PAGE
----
Summary of "Public Representation in Environmental Policy-making: The Case of Water Quality Management"

 

Summary of

Public Representation in Environmental Policy-making: The Case of Water Quality Management

Sheldon Kamieniecki

Summary written by T.A. O'Lonergan, Conflict Research Consortium


Citation: Public Representation in Environmental Policy-making: The Case of Water Quality Management, Sheldon Kamieniecki, (Colorado: Westview Press, 1980), 126 pp.


Public Representation in Environmental Policy-Making: The Case of Water Quality Management is the text of a research project undertaken to assess public participation in environmental policy-making and political leaders' predictions of citizens' views.

Public Representation in Environmental Policy-Making: The Case of Water Quality Management will be of interest to those who seek an understanding of the degree of public participation in policy-making and political leaders' perception and predictions of that participation. The author begins with an overview which describes the Water Pollution Control Act Amendments in 1972 which was the beginning of a comprehensive plan to encourage regional planning for future water quality management. This is followed by a legislative history of federal regulation of water pollution and a definition of public participation.

Chapter two addresses public participation and representation questioning how much citizens participate, who participates, and differences between the views of participators and non-participators. The author offers a theoretical perspective on comparing leaders' and citizens' environmental planning beliefs.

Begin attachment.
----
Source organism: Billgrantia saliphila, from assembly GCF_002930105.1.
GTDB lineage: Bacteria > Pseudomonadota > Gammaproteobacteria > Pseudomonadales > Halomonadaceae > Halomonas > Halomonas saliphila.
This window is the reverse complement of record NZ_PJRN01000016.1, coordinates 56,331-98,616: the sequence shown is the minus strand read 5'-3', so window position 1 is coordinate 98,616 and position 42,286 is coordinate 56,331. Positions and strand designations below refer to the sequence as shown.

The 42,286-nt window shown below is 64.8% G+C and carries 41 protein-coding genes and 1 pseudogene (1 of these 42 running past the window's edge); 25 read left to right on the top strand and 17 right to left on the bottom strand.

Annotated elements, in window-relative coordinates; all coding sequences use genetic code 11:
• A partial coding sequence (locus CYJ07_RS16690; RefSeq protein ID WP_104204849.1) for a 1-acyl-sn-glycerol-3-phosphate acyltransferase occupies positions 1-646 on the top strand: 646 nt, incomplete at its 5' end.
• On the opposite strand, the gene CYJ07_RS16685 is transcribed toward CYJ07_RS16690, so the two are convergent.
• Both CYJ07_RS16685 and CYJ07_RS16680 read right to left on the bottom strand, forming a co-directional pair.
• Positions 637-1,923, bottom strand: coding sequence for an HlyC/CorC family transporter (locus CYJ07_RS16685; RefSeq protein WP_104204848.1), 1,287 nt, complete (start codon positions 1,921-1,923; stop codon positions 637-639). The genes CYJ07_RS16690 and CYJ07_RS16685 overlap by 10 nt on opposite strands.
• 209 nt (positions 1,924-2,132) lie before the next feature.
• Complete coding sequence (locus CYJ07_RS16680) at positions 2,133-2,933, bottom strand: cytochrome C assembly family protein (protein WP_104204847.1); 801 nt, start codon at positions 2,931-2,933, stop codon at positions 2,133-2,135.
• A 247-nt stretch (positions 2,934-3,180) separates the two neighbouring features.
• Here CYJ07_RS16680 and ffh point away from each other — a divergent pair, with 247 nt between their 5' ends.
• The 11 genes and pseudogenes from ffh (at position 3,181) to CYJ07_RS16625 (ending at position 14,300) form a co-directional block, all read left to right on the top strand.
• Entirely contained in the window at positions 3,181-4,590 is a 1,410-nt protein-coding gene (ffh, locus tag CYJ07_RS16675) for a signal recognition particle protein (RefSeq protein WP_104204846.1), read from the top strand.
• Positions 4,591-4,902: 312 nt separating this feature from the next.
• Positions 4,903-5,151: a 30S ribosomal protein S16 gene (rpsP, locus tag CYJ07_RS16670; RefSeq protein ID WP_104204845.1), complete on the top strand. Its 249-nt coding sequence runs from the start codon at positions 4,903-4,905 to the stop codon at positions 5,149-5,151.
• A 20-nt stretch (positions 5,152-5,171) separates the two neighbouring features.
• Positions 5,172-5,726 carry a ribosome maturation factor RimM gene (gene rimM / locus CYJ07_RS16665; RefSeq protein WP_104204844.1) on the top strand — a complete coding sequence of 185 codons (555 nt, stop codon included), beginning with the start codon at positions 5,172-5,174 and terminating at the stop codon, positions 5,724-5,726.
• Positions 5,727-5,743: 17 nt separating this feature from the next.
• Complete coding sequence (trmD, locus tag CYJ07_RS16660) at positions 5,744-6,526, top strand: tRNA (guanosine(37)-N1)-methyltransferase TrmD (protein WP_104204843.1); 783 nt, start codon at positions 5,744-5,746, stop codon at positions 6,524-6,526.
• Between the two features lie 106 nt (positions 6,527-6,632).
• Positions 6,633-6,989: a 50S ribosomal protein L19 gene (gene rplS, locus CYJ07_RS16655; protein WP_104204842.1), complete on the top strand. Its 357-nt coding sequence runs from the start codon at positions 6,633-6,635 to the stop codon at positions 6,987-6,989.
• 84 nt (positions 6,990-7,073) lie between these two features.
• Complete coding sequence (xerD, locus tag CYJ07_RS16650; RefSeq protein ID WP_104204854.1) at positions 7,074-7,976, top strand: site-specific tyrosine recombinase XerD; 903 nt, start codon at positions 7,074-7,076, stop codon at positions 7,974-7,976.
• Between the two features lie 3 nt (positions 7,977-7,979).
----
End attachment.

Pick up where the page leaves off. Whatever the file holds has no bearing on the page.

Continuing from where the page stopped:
Chapter three reviews the methodology used to construct the survey instrument and the sampling strategies used to select participants in a study done by the State University of New York at Buffalo. This study hoped to develop a model process to show how the environmental beliefs of citizens and leaders could be incorporated into planning efforts. Chapter four is a careful comparison of the citizens' and leaders' views on environmental planning. The text is nicely supported with graphical analysis of the data and multiple tables and figures. Chapter five examines the perceptual accuracy of leaders, again, nicely supported by graphical analysis. Chapter six offers recommendations for broadening public input into environmental planning. The author considers the use of the mass media, the postal system, and workshops.

Public Representation in Environmental Policy-Making: The Case of Water Quality Management is a closely focused examination of the degree and variables affecting public participation in environmental policy-making, with emphasis on how leaders perceive this participation and how they might increase it.